Choose the date of your event carefully. Avoid the summer, holidays, and other major events in your field. Weekends are hard for people who are attending in their professional capacity. Weeknights are hard for parents.
Ask your venue about permissible start and end times. Set times for when you will arrive/leave and for when participants will arrive/leave. Plan at least 30 minutes before and after the event for you to set up and tear-down/cleanup.
Make sure you can get in and that your participants can get in. If the building’s front door is locked, make sure you have a key and that you have someone posted at the door to let in participants (you may need a team of people to rotate at the front door throughout the day).
Check whether the venue permits you to have food in the room.
If holding the event outside of business hours, check that the venue will have air conditioning/heating.
Professional venues charge quite a bit of money, so you will need to find something that fits your budget. Hopefully you can find some free space with good wifi (your local library, a friend’s company, etc.).
For a large, one-full-day event in a major city, expect venues to change in the thousands of dollars per day. It depends on how much space you need, and there is no rhyme or reason to pricing, but it usually comes out to about $10-$30 per person.
For large events, you will probably need sponsors to help you cover the costs.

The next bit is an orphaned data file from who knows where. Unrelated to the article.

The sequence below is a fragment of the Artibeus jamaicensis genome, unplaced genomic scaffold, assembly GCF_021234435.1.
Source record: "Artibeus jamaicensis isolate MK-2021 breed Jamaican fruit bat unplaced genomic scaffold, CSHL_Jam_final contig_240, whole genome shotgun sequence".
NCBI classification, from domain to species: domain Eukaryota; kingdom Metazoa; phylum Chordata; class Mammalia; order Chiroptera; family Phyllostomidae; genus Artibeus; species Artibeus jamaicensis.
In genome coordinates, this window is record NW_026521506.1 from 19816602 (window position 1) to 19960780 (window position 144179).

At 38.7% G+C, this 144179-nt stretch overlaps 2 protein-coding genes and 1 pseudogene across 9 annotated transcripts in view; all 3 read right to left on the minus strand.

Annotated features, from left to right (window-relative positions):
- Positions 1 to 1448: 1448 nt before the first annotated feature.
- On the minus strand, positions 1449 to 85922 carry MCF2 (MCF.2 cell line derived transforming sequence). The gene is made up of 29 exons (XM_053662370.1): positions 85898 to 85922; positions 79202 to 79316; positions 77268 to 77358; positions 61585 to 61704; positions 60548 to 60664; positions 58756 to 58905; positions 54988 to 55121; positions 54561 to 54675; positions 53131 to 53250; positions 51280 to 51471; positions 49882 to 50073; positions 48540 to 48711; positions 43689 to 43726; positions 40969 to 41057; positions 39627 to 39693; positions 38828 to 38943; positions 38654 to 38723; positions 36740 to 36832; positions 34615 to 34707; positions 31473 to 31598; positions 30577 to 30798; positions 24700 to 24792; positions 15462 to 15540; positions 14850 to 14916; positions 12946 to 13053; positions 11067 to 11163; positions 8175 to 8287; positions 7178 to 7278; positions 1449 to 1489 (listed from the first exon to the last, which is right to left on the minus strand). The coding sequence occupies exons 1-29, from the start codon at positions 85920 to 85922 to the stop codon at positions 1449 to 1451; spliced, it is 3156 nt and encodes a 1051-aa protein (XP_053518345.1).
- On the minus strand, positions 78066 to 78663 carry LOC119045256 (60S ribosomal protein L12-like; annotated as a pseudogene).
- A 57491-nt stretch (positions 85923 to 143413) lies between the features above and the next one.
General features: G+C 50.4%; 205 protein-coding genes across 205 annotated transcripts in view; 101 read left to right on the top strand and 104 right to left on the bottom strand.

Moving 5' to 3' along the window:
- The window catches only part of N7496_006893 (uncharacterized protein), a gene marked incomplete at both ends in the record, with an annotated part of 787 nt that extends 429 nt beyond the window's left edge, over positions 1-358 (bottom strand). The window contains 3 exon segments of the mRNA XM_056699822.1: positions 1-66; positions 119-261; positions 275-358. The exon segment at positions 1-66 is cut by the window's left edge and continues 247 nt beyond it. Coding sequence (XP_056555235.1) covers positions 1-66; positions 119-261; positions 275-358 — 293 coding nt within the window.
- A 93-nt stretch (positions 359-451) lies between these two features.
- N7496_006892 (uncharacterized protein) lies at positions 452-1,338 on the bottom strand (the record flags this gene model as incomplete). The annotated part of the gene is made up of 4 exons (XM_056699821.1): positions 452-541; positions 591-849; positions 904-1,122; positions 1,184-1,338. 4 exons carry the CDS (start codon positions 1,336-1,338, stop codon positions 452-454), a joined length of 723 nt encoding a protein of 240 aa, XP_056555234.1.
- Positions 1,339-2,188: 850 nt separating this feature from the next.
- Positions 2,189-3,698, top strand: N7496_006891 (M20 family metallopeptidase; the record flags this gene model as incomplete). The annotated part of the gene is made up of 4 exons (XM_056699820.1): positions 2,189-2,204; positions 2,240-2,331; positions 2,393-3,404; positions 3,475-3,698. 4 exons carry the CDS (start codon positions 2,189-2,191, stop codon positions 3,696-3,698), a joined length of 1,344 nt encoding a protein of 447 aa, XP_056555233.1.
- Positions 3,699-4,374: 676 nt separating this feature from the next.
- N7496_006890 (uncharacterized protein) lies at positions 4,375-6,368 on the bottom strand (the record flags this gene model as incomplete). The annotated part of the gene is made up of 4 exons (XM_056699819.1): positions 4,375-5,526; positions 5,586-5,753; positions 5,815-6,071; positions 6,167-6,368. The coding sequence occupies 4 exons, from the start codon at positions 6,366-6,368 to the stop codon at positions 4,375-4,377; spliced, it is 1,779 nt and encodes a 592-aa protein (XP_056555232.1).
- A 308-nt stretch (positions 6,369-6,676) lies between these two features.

Sponsors will give you something — cash, space, food, t-shirts — with the expectation that they get something out of their support for your event. They might be recruiting/hiring and are looking to scout out your attendees, or they might be marketing a product that they want to promote.
Think about what you’re willing to give sponsors in return for their support. You will certainly thank your sponsors, by name, during your opening and closing session, and you will probably want to tweet your thanks too. Beyond that, do you want to give them a time at a podium to speak to your attendees? Or a table in the back to show off their stuff? It’s up to you, and you have to strike the right balance between bringing in enough sponsorships with not interfering with the goals of your event.
Figure out your budget — your venue and food costs, especially — first, so you know how much in sponsorships you need. But then get started on securing sponsors early.
Ideally you should provide coffee and light fare for breakfast and beverages throughout the day (especially water). Food is surprisingly expensive though, so do what you can.
If you provide any food, you really must supply vegetarian and dairy-free options because these dietary restrictions are very common. Going all-vegetarian isn’t a bad idea. After that, give consideration to other restrictions your participants may have (vegan, kosher, gluten-free) and do your best.
Be responsible with your food. Think like a parent. Order food that is relatively healthy. Avoid heavy foods that make people sleepy (like bread) or ineffective (like alcohol). Caffeine and sugar are fine (energy is important), but have real nourishment too..
Figure on $7 to $15 per person. Pizza is the cheapest food to get, but it’s also basically the worst thing you can possibly feed someone (and not everyone eats it) — avoid pizza if you can.